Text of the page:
Canon had a similar issue with the 1Dsmk3 - lubricating oil came loose and went in the sensor. Canon fixed this FOC for all owners.
Big Mac 15: I have a D800e and D7000. Am disappointed at the UK price of this camera - but $2099 is great for US customers (should be around £1400 but Nikon are not the only company which exploits UK customers. The price differential is so high might be worth a trip to New York with the wife to get one - holiday and camera in one go!) . The price for me means I won't be rushing out to replace my D7000. More likely to look at a NEX-6 or Fuji X-E1. Money is tight for many people in the UK and they may look at cheaper mirrorless cameras for their next purchase at half the price or less. I appreciate the specs/abilities are different but unless you have unlimited funds for camera purchases, price can influence choice. I think Nikon have missed a trick in the UK trying to retain their customer loyalty.
US$2099 is GBP1300 at todays exchange rate. Add 20% VAT and you have GBP1560. Yes, still alot lower than the headline price - but the street price usually compensates a fair bit too.
Remember US prices are always displayed without sales tax included.
Yves P.: The English people are at all time very much polite, Freedom is a privilege ...
Laws vary from one country to another but the politeness seen here is also different than what you would see in the States for example where it would turn into an arrest (for no apparent reason too). Photographers are not Terrorists, Terrorists are Terrorists ...
In theory - yes you have that right. In theory. Most of the US and the world for that matter are living in a version of The Matrix when it comes to 'rights'
For a minute I thought you took it with a pre-production camera :-)
RickBuddy wrote: > > > 2RickBuddy:> > Get real. Do not slip into over-moralistic levels. Anyway, your opinion is your opinion, thanks. And your judgement driven by prejudice and anger does not insult me, really. I wish you a good luck.> >> > It is not over-moral to point out that an insensitive hack reveals a stereotypical stigma of the disease.> > Nor is it over-moral to point out that these stigmas make life immensely more difficult for those who suffer from bi-polar condition, and serve as a barrier to treatment.> > I lost a job because the stigma over my bi-polar condition. Your portrayal of the condition reflects a few of the nasty prejudices that people hold against manic-depressives. I know the consequences of your ignorance. No. No. No. I am not over-moralizing.> > I'm just pointing out a prejudiced, ignorant lout who doesn't care what people who suffer feel.> > I have a great job now in the creative arts, make really good money, have a great counselor, have a wonderful support network.> > Try sometime to see the beauty and majesty of the impact of those who not only suffer — but also harness the power of the bi-polar condition: John F. Kennedy, Winston Churchill, Abraham Lincoln, Teddy Roosevelt, Florence Nightingale, Ludwig van Beethoven, Alexander the Great, (Here's a link: http://www.mdf.contactbox.co.uk/info_packs/org/genius.htm).> > Will you ever match that greatness?> > And what do you do? You put them at the end of a rope and call it art.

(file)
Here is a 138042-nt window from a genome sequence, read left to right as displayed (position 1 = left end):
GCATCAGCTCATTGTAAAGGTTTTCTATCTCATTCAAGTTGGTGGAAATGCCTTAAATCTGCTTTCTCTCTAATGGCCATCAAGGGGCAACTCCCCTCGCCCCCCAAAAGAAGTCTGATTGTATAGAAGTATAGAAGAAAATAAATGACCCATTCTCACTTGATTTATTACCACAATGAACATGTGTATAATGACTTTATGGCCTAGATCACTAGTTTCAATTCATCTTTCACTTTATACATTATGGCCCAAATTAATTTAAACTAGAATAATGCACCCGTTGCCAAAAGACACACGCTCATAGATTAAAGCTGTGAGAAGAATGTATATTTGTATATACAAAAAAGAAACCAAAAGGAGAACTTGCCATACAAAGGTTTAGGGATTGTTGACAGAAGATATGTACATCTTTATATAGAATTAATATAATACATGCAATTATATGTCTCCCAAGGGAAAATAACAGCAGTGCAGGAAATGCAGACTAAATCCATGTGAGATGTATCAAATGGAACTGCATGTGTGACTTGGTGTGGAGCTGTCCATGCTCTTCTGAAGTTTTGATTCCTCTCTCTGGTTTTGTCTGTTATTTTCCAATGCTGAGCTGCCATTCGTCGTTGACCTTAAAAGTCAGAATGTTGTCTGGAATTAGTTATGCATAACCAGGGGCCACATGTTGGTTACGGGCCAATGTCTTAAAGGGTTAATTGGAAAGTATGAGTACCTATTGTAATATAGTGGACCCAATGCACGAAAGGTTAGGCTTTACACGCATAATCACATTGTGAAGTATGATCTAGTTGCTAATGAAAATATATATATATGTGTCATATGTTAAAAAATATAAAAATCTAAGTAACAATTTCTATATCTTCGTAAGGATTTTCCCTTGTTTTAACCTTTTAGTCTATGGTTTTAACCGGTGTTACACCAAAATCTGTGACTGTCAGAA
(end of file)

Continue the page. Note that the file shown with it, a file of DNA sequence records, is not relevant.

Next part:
Sorry - but there are no limits to art. And you prove the point very eloquently - it has provoked a debate.
I'd love to hear how this shot was composed :-)